Seems like most of the bloggers are excited about the new Windows 8 Metro Style UI.
Here are my own Takeaways From Microsoft's Windows 8 'Build' Demonstration.
Here are some quotes from the big guys:
One platform to rule them all. The technology exists to enable users to carry a single device that is as portable and usable as a tablet, but also as powerful and capable as a PC. It has a battery that can last all day, but it can also run Photoshop, Excel and Outlook. It can weigh next to nothing and slip into a slim case, but it can also power two monitors and run proprietary enterprise software.
Apple paved the way but Microsoft will get there first with Windows 8. A tablet that can be as fluid and user friendly as the iPad but as capable as a Windows laptop. A tablet that can boot in under 10 seconds and fire up a full-scale version of Adobe Dreamweaver a few moments later. A tablet that can be slipped into a dock to instantly become a fully capable touch-enabled laptop computer. This is Microsoft’s vision with Windows 8, and this is what it will deliver.
Previewing The Future: Hands On With Windows 8
There is no post-PC world. Everything that runs Windows 8 is a PC. That’s right – this tablet is a PC. In one way, this nomenclature allows Microsoft to avoid the “better than iPad” argument entirely and, on the other hand, it’s an ingenious way for the company to invigorate the faltering desktop market.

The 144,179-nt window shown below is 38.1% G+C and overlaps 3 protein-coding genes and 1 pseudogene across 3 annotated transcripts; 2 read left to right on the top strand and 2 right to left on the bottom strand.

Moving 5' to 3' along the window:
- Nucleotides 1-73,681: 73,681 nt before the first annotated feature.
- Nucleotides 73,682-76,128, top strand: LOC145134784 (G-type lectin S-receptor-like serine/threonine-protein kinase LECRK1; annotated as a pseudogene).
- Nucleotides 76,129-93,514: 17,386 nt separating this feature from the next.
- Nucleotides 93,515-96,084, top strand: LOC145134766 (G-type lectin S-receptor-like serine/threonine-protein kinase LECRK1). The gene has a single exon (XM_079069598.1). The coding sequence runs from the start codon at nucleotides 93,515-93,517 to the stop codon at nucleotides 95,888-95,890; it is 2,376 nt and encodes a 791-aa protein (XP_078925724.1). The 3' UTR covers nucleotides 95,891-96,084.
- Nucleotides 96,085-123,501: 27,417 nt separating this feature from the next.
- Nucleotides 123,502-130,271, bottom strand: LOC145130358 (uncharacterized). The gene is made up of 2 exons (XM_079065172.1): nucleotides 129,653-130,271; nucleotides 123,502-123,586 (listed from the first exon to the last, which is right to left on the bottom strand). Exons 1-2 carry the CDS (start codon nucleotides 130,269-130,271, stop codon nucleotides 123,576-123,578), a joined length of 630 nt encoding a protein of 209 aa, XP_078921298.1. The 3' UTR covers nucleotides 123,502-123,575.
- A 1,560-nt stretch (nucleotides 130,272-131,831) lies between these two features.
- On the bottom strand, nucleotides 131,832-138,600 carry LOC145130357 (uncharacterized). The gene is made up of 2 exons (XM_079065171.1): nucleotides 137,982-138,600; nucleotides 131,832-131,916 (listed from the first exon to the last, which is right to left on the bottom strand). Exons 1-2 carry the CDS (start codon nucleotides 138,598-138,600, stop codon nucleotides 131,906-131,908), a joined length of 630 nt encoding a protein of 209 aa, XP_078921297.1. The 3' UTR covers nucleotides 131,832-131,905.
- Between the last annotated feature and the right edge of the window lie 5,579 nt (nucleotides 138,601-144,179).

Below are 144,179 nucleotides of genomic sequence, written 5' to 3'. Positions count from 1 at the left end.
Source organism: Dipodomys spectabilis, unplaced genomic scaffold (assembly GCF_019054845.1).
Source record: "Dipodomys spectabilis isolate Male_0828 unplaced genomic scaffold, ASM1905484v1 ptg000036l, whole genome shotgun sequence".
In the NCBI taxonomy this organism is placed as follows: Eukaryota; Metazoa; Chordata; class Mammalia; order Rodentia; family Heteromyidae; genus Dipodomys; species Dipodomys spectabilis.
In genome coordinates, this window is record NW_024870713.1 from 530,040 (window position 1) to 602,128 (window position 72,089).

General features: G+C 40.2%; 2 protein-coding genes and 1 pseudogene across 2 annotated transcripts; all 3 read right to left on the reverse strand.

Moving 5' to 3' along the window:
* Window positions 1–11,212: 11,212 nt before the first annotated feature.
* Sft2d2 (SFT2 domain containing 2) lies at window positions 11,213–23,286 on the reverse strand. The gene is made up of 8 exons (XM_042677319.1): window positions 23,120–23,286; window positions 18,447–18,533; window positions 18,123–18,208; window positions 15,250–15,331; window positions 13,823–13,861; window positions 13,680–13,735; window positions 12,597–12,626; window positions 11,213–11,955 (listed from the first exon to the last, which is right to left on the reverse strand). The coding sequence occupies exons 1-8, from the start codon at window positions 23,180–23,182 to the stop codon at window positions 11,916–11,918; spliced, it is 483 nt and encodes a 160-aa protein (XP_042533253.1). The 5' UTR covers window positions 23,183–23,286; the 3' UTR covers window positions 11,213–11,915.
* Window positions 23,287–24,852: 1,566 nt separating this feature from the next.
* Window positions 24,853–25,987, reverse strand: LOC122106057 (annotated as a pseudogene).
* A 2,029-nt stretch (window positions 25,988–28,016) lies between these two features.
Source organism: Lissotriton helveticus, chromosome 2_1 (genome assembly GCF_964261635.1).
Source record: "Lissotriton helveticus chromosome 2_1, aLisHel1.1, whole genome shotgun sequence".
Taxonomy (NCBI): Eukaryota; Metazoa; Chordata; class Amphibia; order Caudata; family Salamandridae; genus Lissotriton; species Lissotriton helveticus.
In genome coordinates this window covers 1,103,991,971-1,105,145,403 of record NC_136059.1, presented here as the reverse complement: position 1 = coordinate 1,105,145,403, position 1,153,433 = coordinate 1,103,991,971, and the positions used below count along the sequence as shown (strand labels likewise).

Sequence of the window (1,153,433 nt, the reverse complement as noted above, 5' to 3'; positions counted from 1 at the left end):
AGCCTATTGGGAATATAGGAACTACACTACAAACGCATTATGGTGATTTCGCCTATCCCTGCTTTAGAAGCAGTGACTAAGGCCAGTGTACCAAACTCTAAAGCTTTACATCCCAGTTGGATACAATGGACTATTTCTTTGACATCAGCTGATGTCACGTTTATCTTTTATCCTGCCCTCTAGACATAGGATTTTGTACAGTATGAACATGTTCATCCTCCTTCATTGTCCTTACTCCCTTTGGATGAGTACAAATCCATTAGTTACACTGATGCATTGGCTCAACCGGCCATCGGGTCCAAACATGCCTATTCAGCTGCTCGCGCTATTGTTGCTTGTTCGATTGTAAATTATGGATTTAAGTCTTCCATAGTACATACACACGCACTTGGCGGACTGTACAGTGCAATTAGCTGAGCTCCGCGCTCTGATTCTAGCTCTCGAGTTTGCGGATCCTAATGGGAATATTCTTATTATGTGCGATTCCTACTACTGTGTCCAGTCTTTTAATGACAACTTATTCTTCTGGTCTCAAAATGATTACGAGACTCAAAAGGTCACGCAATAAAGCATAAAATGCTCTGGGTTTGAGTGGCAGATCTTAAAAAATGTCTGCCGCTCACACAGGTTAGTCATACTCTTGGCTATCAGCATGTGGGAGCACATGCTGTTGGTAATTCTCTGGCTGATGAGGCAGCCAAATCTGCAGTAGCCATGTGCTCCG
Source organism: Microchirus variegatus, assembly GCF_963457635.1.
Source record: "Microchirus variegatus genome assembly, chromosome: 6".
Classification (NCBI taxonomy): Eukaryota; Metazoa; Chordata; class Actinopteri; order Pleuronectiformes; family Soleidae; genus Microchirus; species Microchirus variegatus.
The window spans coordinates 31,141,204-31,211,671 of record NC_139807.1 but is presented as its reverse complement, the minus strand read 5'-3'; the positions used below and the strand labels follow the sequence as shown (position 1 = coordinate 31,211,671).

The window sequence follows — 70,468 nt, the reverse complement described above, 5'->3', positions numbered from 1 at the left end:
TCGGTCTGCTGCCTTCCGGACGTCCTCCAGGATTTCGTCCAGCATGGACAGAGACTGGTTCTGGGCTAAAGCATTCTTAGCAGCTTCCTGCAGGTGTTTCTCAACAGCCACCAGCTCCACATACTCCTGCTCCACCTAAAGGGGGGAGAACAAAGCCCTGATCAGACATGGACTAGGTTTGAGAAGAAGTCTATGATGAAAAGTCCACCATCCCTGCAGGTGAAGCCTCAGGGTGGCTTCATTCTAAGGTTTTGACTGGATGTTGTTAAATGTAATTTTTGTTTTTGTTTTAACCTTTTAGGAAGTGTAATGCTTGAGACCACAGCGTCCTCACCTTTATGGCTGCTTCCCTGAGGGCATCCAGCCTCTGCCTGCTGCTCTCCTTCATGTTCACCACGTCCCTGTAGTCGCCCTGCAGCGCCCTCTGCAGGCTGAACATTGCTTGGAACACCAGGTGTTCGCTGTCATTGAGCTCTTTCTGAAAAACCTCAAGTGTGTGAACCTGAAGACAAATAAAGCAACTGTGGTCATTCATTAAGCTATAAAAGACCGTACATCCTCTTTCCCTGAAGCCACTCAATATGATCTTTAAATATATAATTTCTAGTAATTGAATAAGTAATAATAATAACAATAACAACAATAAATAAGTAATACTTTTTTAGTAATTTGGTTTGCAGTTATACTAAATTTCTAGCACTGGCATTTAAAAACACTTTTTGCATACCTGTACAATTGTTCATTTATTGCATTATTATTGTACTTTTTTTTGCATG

Switching between Windows 8 and… Windows 8 “original flavor” feels a little weird, though it’s very snappy and will likely become second nature. I really hope that Microsoft’s developers can make it worthwhile to use both modes, otherwise people will end up spending 80% of their time in the part they like, and resent the 20% of time they have to spend in the other.
Microsoft has until recently been tentative about entering the mobile space, and not without warrant — Microsoft’s legacy is software built specifically for the PC. Whereas iOS burst on the scene in 2007, followed a short time later by Android, Windows Phone 7 arrived in late 2010. Microsoft’s last OS, Windows 7, was clearly designed for the PC experience rather than the tablet experience.
So far, it looks like Windows 8 is making a big splash, particularly with developers. Here’s a rundown of what we’ve learned Windows 8 offers
Let's start with what it's like to touch the thing: fantastic. It is, in fact, the most usable gesture-based interface on the market. It goes beyond what Apple has done by quite a bit. The entire operating system is navigable in a way that is both completely new, and yet familiar within a few minutes of use. Navigation includes some by now familiar touchscreen elements, but is largely novel.
You hate comparisons, but I'm going to make them: It's not on par with the iPad (even the original version, to say nothing of the iPad 2.) There are simply too many things that don't work as they should. But it's already far more usable than any Android tablet I've encountered. By the time Microsoft gets ARM straightened out and can ship this OS on optimized hardware, it's going to really sing. This is, in fact, the first tablet other than an iPad I can see myself buying and using. It's early, but Microsoft seems to have a hit.